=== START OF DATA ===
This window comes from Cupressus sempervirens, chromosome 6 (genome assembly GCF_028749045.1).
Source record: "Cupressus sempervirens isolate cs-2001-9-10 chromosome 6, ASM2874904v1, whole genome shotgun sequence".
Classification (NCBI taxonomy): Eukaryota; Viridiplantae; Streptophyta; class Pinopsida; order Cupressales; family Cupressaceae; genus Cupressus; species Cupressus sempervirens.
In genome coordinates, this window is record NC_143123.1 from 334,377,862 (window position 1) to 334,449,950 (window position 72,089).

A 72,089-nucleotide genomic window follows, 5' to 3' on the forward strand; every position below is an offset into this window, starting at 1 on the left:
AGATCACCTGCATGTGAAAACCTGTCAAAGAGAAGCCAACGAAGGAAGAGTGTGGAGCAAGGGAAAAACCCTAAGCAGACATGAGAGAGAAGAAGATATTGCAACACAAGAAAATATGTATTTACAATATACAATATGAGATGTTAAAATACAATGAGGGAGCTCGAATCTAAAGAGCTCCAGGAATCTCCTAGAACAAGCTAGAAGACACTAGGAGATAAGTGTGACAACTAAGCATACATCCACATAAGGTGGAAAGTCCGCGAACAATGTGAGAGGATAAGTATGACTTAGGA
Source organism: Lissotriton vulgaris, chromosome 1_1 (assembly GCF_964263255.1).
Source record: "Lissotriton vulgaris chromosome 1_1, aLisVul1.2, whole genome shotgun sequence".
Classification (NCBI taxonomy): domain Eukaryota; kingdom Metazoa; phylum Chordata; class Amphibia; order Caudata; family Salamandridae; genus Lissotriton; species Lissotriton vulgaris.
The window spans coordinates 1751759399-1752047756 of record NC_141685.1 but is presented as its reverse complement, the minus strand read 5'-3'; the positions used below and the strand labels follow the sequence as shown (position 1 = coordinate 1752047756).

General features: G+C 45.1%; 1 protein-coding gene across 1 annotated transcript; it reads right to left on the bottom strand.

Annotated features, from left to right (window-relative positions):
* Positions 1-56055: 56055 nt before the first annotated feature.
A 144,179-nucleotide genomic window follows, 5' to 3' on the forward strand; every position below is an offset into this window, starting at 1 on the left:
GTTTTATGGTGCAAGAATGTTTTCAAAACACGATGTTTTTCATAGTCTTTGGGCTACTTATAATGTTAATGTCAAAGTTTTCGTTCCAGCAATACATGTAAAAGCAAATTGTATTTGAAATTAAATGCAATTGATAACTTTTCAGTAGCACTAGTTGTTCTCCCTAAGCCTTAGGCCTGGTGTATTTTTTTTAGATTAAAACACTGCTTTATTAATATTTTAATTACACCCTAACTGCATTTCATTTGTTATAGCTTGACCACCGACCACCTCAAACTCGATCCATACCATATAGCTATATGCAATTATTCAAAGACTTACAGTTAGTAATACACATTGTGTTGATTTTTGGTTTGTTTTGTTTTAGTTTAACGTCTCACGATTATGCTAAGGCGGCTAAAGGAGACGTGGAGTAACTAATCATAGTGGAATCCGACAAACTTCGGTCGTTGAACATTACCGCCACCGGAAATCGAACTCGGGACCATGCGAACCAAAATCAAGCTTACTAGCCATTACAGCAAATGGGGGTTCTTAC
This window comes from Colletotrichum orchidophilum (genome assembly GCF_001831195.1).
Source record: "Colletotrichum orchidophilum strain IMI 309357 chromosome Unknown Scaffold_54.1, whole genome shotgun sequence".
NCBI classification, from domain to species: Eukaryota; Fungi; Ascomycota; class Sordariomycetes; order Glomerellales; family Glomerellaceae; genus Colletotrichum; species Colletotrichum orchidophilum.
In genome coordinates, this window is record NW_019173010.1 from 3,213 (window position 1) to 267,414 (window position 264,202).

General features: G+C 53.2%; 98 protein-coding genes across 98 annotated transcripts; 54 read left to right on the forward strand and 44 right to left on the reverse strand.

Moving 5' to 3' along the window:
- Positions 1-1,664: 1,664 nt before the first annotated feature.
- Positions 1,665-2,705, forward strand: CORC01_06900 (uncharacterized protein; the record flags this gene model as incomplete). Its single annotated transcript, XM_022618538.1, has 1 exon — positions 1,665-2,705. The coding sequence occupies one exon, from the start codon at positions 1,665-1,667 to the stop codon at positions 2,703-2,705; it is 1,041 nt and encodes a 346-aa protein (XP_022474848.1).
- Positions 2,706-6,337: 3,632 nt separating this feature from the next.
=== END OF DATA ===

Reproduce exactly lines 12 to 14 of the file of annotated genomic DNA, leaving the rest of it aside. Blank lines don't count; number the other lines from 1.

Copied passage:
Annotated features, from left to right (window-relative positions):
* Positions 1-56055: 56055 nt before the first annotated feature.
A 144,179-nucleotide genomic window follows, 5' to 3' on the forward strand; every position below is an offset into this window, starting at 1 on the left: